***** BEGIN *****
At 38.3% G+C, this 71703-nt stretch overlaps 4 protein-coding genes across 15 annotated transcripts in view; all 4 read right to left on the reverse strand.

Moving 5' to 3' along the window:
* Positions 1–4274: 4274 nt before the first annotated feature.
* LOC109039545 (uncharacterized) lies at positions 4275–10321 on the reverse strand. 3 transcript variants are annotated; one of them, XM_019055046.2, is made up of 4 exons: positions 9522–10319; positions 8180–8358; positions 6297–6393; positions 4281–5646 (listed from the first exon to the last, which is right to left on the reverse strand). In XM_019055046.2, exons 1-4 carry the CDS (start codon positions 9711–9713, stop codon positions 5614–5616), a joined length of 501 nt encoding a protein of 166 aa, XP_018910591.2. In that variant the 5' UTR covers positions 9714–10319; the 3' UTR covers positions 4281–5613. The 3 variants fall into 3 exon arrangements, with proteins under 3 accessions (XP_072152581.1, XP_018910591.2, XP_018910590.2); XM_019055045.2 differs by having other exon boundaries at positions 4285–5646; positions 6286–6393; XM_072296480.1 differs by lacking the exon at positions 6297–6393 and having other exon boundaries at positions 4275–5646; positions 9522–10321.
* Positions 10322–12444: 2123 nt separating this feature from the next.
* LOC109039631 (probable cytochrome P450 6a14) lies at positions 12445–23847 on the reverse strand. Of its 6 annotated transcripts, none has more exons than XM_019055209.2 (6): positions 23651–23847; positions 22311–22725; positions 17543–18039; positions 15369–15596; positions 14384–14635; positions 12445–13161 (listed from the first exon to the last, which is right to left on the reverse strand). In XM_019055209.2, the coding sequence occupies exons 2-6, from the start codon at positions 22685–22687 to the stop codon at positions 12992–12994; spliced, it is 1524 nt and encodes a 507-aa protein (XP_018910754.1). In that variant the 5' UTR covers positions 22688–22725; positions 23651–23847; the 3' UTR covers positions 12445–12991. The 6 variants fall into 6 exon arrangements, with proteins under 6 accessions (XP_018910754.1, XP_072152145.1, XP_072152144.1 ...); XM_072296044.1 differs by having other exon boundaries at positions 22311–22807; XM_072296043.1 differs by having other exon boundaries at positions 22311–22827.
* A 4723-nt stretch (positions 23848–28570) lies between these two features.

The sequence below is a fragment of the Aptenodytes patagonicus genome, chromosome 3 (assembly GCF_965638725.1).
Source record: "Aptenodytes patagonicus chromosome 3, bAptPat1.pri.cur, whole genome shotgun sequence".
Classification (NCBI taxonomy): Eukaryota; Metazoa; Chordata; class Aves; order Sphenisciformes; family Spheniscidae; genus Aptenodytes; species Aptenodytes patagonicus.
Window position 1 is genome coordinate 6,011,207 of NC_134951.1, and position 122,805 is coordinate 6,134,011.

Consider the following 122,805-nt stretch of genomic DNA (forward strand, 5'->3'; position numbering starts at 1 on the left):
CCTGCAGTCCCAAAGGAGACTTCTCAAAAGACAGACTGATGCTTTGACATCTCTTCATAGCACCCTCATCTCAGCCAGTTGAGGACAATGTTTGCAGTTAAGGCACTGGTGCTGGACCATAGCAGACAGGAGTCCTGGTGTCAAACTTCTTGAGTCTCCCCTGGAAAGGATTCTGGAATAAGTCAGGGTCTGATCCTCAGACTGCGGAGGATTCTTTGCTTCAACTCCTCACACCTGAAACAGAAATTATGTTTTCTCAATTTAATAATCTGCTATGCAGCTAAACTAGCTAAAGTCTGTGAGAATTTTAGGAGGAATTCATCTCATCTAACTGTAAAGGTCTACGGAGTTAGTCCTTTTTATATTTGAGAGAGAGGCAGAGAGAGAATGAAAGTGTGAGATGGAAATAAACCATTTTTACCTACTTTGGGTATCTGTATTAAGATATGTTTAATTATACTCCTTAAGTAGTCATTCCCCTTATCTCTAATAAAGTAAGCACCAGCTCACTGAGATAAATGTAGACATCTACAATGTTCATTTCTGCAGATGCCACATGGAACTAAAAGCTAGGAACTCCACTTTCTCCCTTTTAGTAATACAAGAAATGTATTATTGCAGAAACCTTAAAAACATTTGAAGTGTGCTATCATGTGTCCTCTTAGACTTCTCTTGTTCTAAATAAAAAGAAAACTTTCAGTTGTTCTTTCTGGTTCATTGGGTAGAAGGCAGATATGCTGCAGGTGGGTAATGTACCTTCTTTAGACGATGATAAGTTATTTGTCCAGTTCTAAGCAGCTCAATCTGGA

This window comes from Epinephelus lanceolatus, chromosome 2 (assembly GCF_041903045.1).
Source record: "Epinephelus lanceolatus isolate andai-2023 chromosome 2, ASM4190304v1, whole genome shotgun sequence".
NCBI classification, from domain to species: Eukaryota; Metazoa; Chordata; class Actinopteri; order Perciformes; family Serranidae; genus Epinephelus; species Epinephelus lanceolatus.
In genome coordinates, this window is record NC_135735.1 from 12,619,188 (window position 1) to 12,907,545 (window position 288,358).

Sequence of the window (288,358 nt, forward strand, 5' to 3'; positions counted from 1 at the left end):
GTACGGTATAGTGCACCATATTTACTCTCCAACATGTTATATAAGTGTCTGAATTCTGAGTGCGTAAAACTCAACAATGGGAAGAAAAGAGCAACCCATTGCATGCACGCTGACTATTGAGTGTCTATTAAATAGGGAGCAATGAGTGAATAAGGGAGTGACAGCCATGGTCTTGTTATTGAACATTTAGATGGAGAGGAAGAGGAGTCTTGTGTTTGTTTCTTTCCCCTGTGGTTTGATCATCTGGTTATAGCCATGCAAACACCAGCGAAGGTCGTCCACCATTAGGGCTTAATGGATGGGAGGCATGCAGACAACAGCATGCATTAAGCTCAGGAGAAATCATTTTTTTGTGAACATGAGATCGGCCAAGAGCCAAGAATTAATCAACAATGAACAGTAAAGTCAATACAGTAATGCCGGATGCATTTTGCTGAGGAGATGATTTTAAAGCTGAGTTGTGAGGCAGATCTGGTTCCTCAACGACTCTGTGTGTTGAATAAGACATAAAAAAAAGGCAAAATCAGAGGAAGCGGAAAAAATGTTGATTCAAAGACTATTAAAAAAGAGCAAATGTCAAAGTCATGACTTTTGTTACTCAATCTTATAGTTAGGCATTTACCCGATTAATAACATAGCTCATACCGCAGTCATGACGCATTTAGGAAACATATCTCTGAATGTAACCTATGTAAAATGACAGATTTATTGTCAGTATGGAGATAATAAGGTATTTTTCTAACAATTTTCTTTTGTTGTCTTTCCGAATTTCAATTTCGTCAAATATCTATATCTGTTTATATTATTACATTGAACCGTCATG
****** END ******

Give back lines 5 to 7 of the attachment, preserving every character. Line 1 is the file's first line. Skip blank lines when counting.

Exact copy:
* Positions 10322–12444: 2123 nt separating this feature from the next.
* LOC109039631 (probable cytochrome P450 6a14) lies at positions 12445–23847 on the reverse strand. Of its 6 annotated transcripts, none has more exons than XM_019055209.2 (6): positions 23651–23847; positions 22311–22725; positions 17543–18039; positions 15369–15596; positions 14384–14635; positions 12445–13161 (listed from the first exon to the last, which is right to left on the reverse strand). In XM_019055209.2, the coding sequence occupies exons 2-6, from the start codon at positions 22685–22687 to the stop codon at positions 12992–12994; spliced, it is 1524 nt and encodes a 507-aa protein (XP_018910754.1). In that variant the 5' UTR covers positions 22688–22725; positions 23651–23847; the 3' UTR covers positions 12445–12991. The 6 variants fall into 6 exon arrangements, with proteins under 6 accessions (XP_018910754.1, XP_072152145.1, XP_072152144.1 ...); XM_072296044.1 differs by having other exon boundaries at positions 22311–22807; XM_072296043.1 differs by having other exon boundaries at positions 22311–22827.
* A 4723-nt stretch (positions 23848–28570) lies between these two features.